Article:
Several of my veteran nursing moms warned me of engorgement like the graduating 2nd graders warned our incoming class about Mrs. Hellert. I wasn't really sure what I was in for, but I knew it wouldn't be fun. My breasts had already grown exponentially throughout pregnancy. But that was nothing compared to a day or two after leaving the hospital when I woke up to boobs literally twice the size they were the day before! Under normal circumstances, this would be a dream come true for a barely-B woman such as myself. Finally! Redemption! Not. so. much. My breasts were painful to the touch and screaming to be popped like a balloon.
Here were the saving graces that got me through engorgement, because BIG boobs + baby's tiny mouth = mounds of frustration:
- I used a hand pump before even attempting to get Lena to latch on the first week or so. (And if that wasn't close enough, squirting some into a nearby sink worked just as well.) The hand pump relieved some of the pressure and made it much easier for her to latch on. If you use this approach, just remember the law of supply and demand. Your body will continue to make that extra 2-3 ounces of milk long after engorgement is over. This can be a blessing for those with low milk supply and a curse for those with an overabundance!
- A friend of mine recommended placing cabbage leaves on my breasts a few times a day to relieve the swelling. While your hubby is at the store filling all your postpartum needs, have him pick up a head of cabbage and you'll be glad you did. Tea leaves are reported to have similar pain-relieving qualities. Just don't overdo it or you may begin to dry up your supply.
- Engorgement should only last a few days while your body is equalizing to meet the needs of baby. That's why consultants are so passionate that you try not to supplement at the beginning. They know your body is busy doing some higher-order math to ensure baby gets just the right amount of nutrition in every meal.
- Lastly, in my case at least, engorgement got much less intense with each child.
9 Out of 10 Experts Do Not Agree
Perhaps the second-most burning question on the hearts and minds of nursing moms (right after "is baby getting enough to eat?") is "when is this baby going to start sleeping through the night?" And the answer to that question can be quite dubious. The link between nursing and sleeping cannot be overstated. And a new mom will do just about anything to get her baby to sleep—which can lead to some habits that may be hard to break later (more on that in the Some Habits Die Hard section on page 40).
When Lena was a baby, I continued to attend LLL meetings as a way to glean valuable information about nursing as well as a way to get out of the house! I often left those meetings feeling like less of a mom, though, because I hadn't fully embraced the breastfeeding subculture. My daughter loved her binky; I could not figure out how to use a sling to save my life; she wore disposable diapers; and after a brief stint of co-sleeping, we realized it just wasn't working for our family. For me, attachment parenting was like trying to fit a square peg in a round hole.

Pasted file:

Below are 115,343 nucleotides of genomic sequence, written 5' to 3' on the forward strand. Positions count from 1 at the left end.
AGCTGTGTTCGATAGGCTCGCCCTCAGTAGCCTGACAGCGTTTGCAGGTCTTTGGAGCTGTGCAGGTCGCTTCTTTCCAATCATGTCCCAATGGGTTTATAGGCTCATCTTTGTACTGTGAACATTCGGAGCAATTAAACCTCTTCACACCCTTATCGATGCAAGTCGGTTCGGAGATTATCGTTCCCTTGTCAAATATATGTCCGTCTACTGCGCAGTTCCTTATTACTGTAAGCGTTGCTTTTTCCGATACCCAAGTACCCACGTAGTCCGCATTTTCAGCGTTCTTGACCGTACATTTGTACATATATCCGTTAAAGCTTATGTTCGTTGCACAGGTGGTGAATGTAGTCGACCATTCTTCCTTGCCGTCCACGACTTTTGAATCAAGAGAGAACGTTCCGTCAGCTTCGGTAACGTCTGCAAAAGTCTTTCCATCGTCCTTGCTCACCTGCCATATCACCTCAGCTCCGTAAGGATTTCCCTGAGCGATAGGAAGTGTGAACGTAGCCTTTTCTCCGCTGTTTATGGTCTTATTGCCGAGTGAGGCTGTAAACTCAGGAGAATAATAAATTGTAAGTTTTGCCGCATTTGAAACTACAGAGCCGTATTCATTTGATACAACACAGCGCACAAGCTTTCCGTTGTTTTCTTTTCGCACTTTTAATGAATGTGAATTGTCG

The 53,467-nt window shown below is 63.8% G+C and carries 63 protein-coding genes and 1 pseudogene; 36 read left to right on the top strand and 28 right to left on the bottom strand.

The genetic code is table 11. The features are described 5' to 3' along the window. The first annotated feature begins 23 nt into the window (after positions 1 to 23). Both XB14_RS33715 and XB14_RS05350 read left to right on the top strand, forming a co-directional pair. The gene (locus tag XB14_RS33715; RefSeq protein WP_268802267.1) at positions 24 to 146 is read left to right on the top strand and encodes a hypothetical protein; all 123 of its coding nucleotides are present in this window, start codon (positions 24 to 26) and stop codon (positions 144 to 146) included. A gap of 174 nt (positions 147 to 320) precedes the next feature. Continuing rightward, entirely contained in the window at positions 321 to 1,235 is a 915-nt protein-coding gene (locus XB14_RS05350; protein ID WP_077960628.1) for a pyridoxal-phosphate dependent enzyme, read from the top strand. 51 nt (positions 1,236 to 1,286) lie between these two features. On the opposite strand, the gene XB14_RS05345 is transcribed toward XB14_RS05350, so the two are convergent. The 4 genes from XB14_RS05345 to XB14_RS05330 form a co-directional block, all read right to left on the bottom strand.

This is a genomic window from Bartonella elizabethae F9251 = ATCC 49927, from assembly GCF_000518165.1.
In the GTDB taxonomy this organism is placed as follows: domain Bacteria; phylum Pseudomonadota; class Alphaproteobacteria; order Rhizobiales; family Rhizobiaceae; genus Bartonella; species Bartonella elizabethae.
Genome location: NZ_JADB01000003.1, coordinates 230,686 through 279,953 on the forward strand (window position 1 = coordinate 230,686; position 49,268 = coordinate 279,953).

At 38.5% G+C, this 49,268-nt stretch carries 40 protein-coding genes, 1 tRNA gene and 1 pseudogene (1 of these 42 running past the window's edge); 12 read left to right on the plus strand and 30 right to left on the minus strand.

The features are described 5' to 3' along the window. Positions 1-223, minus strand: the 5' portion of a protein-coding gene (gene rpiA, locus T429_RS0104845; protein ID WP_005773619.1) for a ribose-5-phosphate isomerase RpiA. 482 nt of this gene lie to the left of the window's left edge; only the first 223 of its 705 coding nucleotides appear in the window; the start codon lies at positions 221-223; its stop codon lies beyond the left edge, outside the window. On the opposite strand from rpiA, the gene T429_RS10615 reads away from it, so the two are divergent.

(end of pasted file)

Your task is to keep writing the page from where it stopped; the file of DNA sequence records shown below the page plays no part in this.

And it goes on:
I don't share this experience as a means to criticize other moms. Quite the contrary. I share it to emphasize that there is more than one mothering/nursing lifestyle to choose from, and it's up to you and your family to forge that path.
Neither choice is more right or wrong than the other, but it is awfully isolating to think you are somehow not "mom enough" because you don't follow the advice of a popular book or you do things differently than your family or friends.
Consider this decision as a microcosm of your parenting style. Determining what type of nursing mother (and family) you will be sets the stage for future decisions. And the two schools of thought on parenting breastfed babies (attachment parenting and parent-directed feeding …not to mention all the styles that fall somewhere in between) couldn't be more conflicting. Both styles have data to back up their effectiveness—they just go about it in completely different ways.
is a term coined by Dr. William and Martha Sears and shared in The Baby Book as well as in several other books penned by the dynamic duo. Attachment parenting strives to develop an infant's need for trust, empathy, and affection by creating a secure, peaceful, and enduring relationship. This style requires a consistent, loving, and responsive caregiver—especially during the first few years of life. More often than not this style of parenting involves co-sleeping, on-demand breastfeeding, and little separation from baby. If this lifestyle appeals to you and your family, LLL; The Womanly Art of Breastfeeding; books by Dr. William and Martha Sears (and their sons in some cases); and Elizabeth Pantley's No-Cry Sleep Solution Book can guide you through breastfeeding and sleep.
strives to get baby accustomed to the family's routine—instead of the other way around. The parent-directed method is made up of three basic activities that are repeated in a rhythmical cycle throughout the day: feeding time, wake time, and nap time (note the order). These cycles are both routine and predictable to help baby feel safe and secure.
If you prefer a more structured approach yet still want to exclusively breastfeed, sleeping advice can be a bit more complicated but NOT impossible! First off, I want to make it clear that on-demand feeding is crucial the first month or so of breastfeeding regardless of the long-term lifestyle you choose. I caution nursing moms against any book that recommends stringent ideals about sleeping/eating times.
To read more advice from Maggie and hear stories from the 30 other women featured in the book, buy the book from Amazon or contact Maggie directly.